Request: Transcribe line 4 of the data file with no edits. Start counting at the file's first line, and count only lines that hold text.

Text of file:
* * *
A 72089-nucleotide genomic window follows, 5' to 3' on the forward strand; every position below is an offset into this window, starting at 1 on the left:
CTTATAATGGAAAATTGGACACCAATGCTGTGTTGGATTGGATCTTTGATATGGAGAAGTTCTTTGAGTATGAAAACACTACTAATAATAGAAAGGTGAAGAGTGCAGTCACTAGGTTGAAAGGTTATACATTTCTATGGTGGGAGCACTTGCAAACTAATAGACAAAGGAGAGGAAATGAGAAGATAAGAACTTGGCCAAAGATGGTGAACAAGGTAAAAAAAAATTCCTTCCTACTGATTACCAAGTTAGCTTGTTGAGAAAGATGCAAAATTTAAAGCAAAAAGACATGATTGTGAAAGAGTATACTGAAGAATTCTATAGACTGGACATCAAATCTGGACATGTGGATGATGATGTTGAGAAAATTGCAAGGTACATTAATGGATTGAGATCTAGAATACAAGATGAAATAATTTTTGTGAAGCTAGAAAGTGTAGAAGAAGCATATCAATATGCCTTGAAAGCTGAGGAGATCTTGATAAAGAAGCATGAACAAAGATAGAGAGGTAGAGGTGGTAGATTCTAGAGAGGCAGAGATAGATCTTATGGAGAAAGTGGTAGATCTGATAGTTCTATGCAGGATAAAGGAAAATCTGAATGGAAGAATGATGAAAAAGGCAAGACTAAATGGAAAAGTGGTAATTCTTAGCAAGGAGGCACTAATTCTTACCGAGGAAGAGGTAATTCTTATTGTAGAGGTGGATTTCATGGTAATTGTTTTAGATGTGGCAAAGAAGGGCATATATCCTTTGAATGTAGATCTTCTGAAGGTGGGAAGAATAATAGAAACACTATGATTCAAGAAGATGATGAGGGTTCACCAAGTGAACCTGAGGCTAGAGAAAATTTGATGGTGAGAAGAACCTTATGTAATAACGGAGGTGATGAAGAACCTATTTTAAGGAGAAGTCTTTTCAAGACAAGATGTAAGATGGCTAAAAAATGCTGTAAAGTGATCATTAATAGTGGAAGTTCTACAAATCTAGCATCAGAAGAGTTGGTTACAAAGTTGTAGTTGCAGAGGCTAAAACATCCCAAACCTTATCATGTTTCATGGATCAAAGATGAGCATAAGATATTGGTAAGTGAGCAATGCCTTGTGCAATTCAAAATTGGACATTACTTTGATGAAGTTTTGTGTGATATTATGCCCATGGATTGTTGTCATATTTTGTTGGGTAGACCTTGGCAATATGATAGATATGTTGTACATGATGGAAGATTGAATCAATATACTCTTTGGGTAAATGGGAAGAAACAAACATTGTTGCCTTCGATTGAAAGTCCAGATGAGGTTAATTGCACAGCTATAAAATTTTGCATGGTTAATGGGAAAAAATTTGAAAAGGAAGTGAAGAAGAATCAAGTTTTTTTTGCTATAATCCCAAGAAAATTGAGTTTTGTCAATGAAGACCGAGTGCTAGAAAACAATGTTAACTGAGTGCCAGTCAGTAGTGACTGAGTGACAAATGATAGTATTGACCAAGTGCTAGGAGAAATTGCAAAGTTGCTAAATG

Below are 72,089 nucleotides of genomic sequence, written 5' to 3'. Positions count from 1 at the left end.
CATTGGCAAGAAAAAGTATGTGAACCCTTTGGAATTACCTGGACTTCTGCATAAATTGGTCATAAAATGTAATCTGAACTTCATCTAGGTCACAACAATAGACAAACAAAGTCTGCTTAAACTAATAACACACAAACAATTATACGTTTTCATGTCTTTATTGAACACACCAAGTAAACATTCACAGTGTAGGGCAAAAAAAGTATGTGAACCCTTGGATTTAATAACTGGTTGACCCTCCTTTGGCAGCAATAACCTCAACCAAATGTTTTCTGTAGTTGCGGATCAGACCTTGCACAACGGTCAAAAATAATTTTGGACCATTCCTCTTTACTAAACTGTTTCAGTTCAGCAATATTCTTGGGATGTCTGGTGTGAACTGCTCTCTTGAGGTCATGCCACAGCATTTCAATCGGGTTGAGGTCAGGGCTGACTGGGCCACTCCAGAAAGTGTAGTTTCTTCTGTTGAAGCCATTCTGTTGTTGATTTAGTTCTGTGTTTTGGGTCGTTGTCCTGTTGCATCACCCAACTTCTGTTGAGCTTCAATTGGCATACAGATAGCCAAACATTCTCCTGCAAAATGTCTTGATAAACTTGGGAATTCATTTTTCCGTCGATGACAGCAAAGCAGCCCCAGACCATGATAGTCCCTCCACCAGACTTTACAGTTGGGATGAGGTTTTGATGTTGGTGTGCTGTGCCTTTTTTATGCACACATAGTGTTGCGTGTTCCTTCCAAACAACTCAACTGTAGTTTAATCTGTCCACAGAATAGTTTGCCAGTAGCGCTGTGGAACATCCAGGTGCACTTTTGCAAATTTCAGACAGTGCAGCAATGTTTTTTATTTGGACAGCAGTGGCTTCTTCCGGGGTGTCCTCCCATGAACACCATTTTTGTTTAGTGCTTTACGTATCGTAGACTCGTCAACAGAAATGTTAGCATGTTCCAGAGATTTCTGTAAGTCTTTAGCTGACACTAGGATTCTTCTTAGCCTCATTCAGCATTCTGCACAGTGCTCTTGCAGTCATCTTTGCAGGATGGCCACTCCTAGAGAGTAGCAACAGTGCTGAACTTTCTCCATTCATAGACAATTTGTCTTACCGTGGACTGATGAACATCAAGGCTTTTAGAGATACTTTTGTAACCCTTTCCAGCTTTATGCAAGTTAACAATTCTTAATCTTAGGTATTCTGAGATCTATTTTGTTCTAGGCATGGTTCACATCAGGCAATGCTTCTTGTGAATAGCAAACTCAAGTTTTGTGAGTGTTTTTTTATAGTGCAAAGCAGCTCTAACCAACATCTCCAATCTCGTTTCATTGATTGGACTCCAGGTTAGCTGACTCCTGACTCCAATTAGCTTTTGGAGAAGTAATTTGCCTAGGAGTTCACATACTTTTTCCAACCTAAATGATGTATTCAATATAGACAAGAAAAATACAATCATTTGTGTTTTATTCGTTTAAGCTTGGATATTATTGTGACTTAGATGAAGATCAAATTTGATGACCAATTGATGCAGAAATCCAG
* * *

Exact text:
CATTGGCAAGAAAAAGTATGTGAACCCTTTGGAATTACCTGGACTTCTGCATAAATTGGTCATAAAATGTAATCTGAACTTCATCTAGGTCACAACAATAGACAAACAAAGTCTGCTTAAACTAATAACACACAAACAATTATACGTTTTCATGTCTTTATTGAACACACCAAGTAAACATTCACAGTGTAGGGCAAAAAAAGTATGTGAACCCTTGGATTTAATAACTGGTTGACCCTCCTTTGGCAGCAATAACCTCAACCAAATGTTTTCTGTAGTTGCGGATCAGACCTTGCACAACGGTCAAAAATAATTTTGGACCATTCCTCTTTACTAAACTGTTTCAGTTCAGCAATATTCTTGGGATGTCTGGTGTGAACTGCTCTCTTGAGGTCATGCCACAGCATTTCAATCGGGTTGAGGTCAGGGCTGACTGGGCCACTCCAGAAAGTGTAGTTTCTTCTGTTGAAGCCATTCTGTTGTTGATTTAGTTCTGTGTTTTGGGTCGTTGTCCTGTTGCATCACCCAACTTCTGTTGAGCTTCAATTGGCATACAGATAGCCAAACATTCTCCTGCAAAATGTCTTGATAAACTTGGGAATTCATTTTTCCGTCGATGACAGCAAAGCAGCCCCAGACCATGATAGTCCCTCCACCAGACTTTACAGTTGGGATGAGGTTTTGATGTTGGTGTGCTGTGCCTTTTTTATGCACACATAGTGTTGCGTGTTCCTTCCAAACAACTCAACTGTAGTTTAATCTGTCCACAGAATAGTTTGCCAGTAGCGCTGTGGAACATCCAGGTGCACTTTTGCAAATTTCAGACAGTGCAGCAATGTTTTTTATTTGGACAGCAGTGGCTTCTTCCGGGGTGTCCTCCCATGAACACCATTTTTGTTTAGTGCTTTACGTATCGTAGACTCGTCAACAGAAATGTTAGCATGTTCCAGAGATTTCTGTAAGTCTTTAGCTGACACTAGGATTCTTCTTAGCCTCATTCAGCATTCTGCACAGTGCTCTTGCAGTCATCTTTGCAGGATGGCCACTCCTAGAGAGTAGCAACAGTGCTGAACTTTCTCCATTCATAGACAATTTGTCTTACCGTGGACTGATGAACATCAAGGCTTTTAGAGATACTTTTGTAACCCTTTCCAGCTTTATGCAAGTTAACAATTCTTAATCTTAGGTATTCTGAGATCTATTTTGTTCTAGGCATGGTTCACATCAGGCAATGCTTCTTGTGAATAGCAAACTCAAGTTTTGTGAGTGTTTTTTTATAGTGCAAAGCAGCTCTAACCAACATCTCCAATCTCGTTTCATTGATTGGACTCCAGGTTAGCTGACTCCTGACTCCAATTAGCTTTTGGAGAAGTAATTTGCCTAGGAGTTCACATACTTTTTCCAACCTAAATGATGTATTCAATATAGACAAGAAAAATACAATCATTTGTGTTTTATTCGTTTAAGCTTGGATATTATTGTGACTTAGATGAAGATCAAATTTGATGACCAATTGATGCAGAAATCCAG